Kim Jong-il’s Successor Named

Kim Jong-un, the 25-year-old youngest son of dictator Kim Jong-il, is the likely heir to North Korea’s police state, according to reports emerging from the Korean peninsula.

Citing Chinese sources, the South Korean news agency Yonhap said that Jong-un had officially registered for the Supreme People’s Assembly elections on March 8.  After the elections, he is expected to be nominated as Kim’s (eventual) successor.  The Times:

Reports from North and South Korea yesterday appeared to confirm what until now has been only rumour – that Kim Jong Un, the youngest son of the North Korean leader, Kim Jong Il, is being lined up to inherit his father’s title.  It would be the second hereditary succession in the last remaining totalitarian communist dictatorship – and sets the scene for a period of extreme instability in one of the world’s most unpredictable countries.

One of his closest and most hardline generals yesterday promised the army’s loyalty to the “bloodline” of the senior Mr Kim, a virtual guarantee that one of his children will succeed him.  “We will firmly carry on the blood-line of Mangyongdae and Mount Paektu with our guns, faithfully upholding the leadership of our supreme commander,” Pak Jae Kyong, a senior general of the North Korean Defence Ministry, was quoted in the state media as having said at a recent rally for Kim Jong Il’s birthday.  Mount Paektu is the sacred mountain where Kim Jong Il, according to the cult of personality which surrounds him, was born 67 years ago.  Mangyongdae was the family home of his late father, the founder of North Korea, Kim Il Sung.


Foreign concern about the North Korean succession has been intense since last summer when Kim Jong Il disappeared from public view for three months after apparently suffering a stroke.  During his convalescence, his 62-year-old brother-in-law, Chang Sung Taek, is said to have taken over his responsibilities.  It is still possible that Jong Un may eventually serve as no more than a figurehead while real power lies with older and more experienced leaders.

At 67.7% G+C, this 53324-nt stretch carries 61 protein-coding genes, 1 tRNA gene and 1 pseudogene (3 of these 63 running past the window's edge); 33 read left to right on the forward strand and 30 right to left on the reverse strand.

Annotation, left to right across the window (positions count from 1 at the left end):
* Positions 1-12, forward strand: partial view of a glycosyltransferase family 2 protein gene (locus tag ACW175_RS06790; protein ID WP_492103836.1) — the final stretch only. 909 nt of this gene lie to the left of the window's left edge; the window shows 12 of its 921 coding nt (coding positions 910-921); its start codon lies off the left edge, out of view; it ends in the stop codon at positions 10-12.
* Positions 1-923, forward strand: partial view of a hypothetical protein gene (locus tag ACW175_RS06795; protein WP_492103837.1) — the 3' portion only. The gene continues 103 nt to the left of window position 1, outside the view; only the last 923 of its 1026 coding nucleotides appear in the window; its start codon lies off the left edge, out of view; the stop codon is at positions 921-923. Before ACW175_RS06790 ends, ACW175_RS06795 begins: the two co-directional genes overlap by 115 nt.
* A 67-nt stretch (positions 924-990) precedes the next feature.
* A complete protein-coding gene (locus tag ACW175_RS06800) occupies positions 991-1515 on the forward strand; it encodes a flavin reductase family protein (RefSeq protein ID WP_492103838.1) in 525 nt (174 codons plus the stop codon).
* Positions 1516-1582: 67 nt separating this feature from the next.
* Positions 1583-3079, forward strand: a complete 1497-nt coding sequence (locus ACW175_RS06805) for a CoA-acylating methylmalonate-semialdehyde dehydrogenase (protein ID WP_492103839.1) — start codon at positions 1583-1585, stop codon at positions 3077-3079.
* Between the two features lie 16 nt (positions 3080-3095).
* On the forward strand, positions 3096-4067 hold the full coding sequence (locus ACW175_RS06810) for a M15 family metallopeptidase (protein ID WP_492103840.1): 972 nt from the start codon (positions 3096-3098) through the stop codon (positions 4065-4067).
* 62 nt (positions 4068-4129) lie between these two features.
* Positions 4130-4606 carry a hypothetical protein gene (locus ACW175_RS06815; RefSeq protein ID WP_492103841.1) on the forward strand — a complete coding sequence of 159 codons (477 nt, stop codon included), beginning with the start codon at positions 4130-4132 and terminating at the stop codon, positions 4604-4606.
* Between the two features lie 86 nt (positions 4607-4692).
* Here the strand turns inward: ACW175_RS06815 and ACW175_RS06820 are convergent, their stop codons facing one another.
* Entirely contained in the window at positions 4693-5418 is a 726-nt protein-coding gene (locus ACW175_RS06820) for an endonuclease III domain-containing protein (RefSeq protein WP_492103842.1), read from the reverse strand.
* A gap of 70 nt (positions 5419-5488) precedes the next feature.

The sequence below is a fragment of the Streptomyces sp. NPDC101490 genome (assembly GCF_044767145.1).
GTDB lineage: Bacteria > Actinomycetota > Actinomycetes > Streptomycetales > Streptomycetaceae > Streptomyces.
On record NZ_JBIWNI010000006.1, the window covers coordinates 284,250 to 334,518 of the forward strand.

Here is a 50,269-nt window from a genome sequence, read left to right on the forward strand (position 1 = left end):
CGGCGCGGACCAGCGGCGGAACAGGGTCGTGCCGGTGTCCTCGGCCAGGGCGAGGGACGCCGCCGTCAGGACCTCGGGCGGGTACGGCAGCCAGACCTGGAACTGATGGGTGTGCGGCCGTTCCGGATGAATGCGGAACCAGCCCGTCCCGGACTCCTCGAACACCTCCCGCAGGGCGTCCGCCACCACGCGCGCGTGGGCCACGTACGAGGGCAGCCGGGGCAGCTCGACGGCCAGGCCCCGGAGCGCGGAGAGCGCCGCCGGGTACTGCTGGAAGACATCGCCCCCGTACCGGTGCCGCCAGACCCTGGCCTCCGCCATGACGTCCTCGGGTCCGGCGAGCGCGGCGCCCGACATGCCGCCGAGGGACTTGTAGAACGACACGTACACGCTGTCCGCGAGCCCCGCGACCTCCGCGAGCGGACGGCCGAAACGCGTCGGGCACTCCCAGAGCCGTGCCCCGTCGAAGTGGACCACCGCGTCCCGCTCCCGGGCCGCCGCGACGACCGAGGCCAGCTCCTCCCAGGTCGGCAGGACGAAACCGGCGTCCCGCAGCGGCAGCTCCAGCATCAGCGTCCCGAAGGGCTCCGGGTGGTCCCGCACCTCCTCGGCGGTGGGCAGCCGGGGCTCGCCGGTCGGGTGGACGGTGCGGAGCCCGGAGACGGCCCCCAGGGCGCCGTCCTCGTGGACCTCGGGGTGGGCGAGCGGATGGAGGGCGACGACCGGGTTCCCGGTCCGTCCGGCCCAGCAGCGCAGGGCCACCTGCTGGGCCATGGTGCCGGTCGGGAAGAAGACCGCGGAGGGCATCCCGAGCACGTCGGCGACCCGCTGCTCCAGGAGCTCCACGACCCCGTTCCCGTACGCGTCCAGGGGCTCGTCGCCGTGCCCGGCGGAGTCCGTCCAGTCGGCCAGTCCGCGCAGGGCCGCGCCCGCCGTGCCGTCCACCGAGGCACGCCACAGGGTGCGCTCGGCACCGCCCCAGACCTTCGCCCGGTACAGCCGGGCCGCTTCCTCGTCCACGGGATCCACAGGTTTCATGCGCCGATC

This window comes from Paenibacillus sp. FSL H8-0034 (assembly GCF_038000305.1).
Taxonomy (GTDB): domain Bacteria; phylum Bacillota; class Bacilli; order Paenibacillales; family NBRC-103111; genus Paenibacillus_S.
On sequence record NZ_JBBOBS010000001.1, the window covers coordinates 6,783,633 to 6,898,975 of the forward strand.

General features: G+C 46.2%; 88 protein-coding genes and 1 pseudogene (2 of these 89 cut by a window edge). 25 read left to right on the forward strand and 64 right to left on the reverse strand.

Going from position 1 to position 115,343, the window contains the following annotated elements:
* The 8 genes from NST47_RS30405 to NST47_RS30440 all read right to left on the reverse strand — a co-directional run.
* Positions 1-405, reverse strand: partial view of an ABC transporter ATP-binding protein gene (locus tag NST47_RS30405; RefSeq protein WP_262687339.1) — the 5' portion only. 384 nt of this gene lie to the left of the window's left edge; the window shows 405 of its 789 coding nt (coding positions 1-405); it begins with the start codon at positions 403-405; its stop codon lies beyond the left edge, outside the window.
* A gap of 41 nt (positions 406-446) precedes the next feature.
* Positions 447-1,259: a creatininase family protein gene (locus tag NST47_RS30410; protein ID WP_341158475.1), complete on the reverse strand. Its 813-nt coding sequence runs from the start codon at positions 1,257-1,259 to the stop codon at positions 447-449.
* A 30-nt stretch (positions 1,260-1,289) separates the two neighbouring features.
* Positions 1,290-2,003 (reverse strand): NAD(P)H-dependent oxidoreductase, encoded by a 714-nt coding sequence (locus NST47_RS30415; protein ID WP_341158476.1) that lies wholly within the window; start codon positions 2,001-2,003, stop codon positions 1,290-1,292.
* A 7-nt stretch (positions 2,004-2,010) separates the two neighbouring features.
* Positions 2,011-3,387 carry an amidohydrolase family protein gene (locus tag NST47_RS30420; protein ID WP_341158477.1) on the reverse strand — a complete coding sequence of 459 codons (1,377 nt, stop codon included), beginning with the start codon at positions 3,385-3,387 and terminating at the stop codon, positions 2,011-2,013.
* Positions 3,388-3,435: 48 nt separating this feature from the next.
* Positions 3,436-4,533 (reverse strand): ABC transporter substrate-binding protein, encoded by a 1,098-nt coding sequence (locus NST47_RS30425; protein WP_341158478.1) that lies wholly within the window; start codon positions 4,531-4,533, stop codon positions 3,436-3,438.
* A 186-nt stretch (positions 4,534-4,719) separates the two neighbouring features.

It also remains unclear when and how Jong-un will take over.  Kim himself was groomed to succeed his father since the 1970s but did not become leader until after Il-sung’s death in 1994.

As I noted in a previous post, Kim’s successor will face a pivotal choice of whether to begin to reform North Korea’s terribly functioning, state-run economy or to continue to pursue a strategy of economic isolation and political brinksmanship, risking a serious flare-up in tensions on the Korean peninsula.

At first glance, testimony from Kim’s former sushi chef Kenji Fujimoto portrays Jong-un to be a lot like his father:

As a boy, Jong-un drove a Mercedes Benz with specially adapted pedals and seat around the grounds of Kim Jong-il’s home.  He liked Chinese food and sushi, especially squid and the finest cuts of tuna.  He used to smoke Mr. Fujimoto’s menthol cigarettes.

“If power is to be handed over then Jong-un is the best for it,” Mr. Fujimoto said.  “He has superb physical gifts, is a big drinker and never admits defeat.”

Well, perhaps the “superb physical gifts” part isn’t all that much like Kim, but let’s hope this isn’t the only difference.

Related New Atlanticist Commentary:

Update – 2/20/09:

FP‘s Passport takes the news of Kim’s successor with a grain of salt.

Peter Cassata is associate editor of the Atlantic Council.  

Image: Kim-NKArmy.programthumb.jpg